Headteachers have warned ministers that they cannot rely solely on the vaccine to control Covid in schools, because teenage take-up may never be as high as in the general population.
Following a letter to parents of secondary-age students from education secretary Nadhim Zahawi and health secretary Sajid Javid earlier today, which urged parents to encourage their children to be tested regularly and get vaccinated, a heads' union has said it is important that "other measures" beside the vaccine are pursued.
Covid in schools: Zahawi pushes student vaccine as virus cases soar
Pupil absence: More than 200,000 pupils off because of Covid
Safety measures: DfE Covid rules 'actively help spread virus', say heads
Paul Whiteman, general secretary of the NAHT school leaders' union, said that the Covid vaccination programme in schools was proceeding "slowly", and added: "Unfortunately, one of the reasons for the slow deployment is that children are missing their chance for vaccination because they have caught Covid.
"If they are off sick they miss vaccination slots at school – and they cannot be jabbed while they are ill anyway. There is a 28-day waiting period before a child who has had Covid can then have the vaccine."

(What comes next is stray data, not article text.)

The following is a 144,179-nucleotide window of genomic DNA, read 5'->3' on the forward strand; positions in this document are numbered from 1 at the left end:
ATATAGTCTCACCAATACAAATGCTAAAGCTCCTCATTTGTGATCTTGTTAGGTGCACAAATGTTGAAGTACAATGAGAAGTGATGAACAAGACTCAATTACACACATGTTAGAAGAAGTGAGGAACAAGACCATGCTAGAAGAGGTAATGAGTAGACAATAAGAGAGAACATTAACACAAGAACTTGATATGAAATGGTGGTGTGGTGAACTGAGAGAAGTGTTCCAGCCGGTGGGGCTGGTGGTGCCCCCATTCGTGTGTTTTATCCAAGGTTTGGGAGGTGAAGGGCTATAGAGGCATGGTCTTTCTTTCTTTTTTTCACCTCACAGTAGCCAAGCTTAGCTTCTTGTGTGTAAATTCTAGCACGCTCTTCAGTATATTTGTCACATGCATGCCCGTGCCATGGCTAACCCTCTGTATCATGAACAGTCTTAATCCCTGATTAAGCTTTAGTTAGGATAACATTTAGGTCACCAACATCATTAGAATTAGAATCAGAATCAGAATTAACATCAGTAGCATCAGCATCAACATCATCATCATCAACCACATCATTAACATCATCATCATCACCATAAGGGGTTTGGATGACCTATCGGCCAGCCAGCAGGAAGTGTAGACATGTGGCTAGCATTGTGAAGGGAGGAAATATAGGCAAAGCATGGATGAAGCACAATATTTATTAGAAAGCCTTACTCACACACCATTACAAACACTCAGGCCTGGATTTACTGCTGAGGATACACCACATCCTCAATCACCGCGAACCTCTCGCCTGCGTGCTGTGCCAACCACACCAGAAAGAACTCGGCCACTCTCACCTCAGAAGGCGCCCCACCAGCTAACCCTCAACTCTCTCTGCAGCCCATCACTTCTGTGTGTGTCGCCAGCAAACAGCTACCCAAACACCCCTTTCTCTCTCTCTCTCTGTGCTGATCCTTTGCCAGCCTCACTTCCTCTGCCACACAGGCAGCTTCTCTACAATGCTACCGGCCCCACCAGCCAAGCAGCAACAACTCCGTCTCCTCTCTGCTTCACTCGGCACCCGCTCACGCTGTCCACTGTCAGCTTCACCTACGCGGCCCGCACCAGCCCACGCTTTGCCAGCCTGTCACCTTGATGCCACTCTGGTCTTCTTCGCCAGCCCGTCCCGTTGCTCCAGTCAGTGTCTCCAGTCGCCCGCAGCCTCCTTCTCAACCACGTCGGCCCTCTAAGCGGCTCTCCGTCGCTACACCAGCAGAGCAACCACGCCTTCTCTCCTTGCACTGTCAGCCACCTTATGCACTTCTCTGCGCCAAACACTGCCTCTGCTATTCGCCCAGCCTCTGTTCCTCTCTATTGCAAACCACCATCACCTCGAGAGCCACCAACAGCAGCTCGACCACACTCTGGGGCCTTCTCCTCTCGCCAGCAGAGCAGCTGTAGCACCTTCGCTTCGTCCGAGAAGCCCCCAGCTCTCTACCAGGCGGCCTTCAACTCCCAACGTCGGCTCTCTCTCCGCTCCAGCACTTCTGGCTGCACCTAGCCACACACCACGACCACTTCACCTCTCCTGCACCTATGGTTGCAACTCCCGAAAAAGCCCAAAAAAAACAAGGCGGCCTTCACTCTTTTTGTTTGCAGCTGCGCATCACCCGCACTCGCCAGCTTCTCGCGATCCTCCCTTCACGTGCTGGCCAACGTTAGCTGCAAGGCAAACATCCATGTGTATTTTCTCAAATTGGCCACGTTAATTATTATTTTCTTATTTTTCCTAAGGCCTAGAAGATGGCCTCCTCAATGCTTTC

Warning over Covid vaccination in schools
He added: “We don’t know yet what the take-up of the vaccine will be for younger teens – it may never be as high as in the general population.
"So it is important that other measures are also pursued, such as improved ventilation and reconsidering current guidance on close contact isolation.
"We also need a track and trace system that is working effectively. This will help both to reduce illness and disruption and to speed up the vaccination rollout."
Mr Whiteman said that the "big issue schools are having at the moment is the number of children and staff off sick due to Covid and other illnesses".
According to the latest government data available, just 9 per cent of students aged 12 to 15 have had the vaccine.
"Overall, the government should adopt a precautionary principle. We can’t put all our eggs in one basket in the fight against Covid in schools. Testing is clearly important but it’s not a silver bullet," Mr Whiteman said.
The letter said members were concerned that siblings were able to continue attending school in the case of positive household contacts.
Last week, Mr Whiteman said these guidelines were causing the virus to spread.